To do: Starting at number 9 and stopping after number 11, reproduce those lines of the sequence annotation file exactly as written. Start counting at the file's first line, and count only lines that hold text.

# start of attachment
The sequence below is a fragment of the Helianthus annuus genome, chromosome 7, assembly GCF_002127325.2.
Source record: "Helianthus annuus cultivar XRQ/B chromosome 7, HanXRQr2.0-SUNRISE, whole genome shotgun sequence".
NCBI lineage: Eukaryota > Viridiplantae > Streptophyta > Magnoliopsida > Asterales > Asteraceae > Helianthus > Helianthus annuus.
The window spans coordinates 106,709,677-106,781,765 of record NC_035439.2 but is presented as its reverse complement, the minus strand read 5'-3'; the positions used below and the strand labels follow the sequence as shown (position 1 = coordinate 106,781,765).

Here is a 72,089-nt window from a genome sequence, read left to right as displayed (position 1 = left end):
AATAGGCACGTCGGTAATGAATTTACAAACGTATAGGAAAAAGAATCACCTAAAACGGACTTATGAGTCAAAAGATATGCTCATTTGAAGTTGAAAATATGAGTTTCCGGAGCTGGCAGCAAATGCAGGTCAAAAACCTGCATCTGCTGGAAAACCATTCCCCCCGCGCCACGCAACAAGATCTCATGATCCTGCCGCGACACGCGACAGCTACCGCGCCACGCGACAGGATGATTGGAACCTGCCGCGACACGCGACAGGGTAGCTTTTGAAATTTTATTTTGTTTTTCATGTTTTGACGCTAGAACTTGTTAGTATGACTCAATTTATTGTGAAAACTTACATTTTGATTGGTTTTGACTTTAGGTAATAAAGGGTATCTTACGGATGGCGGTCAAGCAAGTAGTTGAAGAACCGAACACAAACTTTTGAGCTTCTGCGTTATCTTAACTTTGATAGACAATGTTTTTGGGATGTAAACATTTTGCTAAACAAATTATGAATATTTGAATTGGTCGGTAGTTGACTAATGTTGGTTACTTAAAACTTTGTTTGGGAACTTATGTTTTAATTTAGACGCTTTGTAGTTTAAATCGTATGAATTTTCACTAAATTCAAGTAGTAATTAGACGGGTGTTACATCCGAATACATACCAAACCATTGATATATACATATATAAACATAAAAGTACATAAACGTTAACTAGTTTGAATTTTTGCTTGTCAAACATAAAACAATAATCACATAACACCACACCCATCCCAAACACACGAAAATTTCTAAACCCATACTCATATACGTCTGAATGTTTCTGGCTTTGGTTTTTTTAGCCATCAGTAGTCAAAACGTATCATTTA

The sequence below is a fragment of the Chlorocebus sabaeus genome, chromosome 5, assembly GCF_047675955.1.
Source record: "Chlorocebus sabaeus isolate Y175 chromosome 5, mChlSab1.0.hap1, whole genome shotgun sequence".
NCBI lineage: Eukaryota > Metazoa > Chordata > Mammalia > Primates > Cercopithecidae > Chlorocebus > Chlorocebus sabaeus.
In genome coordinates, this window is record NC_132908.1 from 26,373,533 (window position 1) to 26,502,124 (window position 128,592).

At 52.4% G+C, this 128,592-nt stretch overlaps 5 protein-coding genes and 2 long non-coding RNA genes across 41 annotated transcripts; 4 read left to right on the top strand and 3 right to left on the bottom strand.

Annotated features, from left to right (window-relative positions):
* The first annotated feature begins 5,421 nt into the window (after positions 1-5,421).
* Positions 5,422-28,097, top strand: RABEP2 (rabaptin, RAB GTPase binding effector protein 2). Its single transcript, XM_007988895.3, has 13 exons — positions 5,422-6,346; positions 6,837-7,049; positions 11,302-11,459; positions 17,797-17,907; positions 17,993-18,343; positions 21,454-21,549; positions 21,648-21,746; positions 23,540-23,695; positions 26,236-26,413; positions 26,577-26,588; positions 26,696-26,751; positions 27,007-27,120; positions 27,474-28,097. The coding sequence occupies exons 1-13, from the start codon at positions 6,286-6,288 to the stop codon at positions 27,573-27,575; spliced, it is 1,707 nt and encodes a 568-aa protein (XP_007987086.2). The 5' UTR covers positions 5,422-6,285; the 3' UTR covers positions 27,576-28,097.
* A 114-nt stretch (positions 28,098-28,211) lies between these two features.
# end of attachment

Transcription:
NCBI lineage: Eukaryota > Metazoa > Chordata > Mammalia > Primates > Cercopithecidae > Chlorocebus > Chlorocebus sabaeus.
In genome coordinates, this window is record NC_132908.1 from 26,373,533 (window position 1) to 26,502,124 (window position 128,592).

At 52.4% G+C, this 128,592-nt stretch overlaps 5 protein-coding genes and 2 long non-coding RNA genes across 41 annotated transcripts; 4 read left to right on the top strand and 3 right to left on the bottom strand.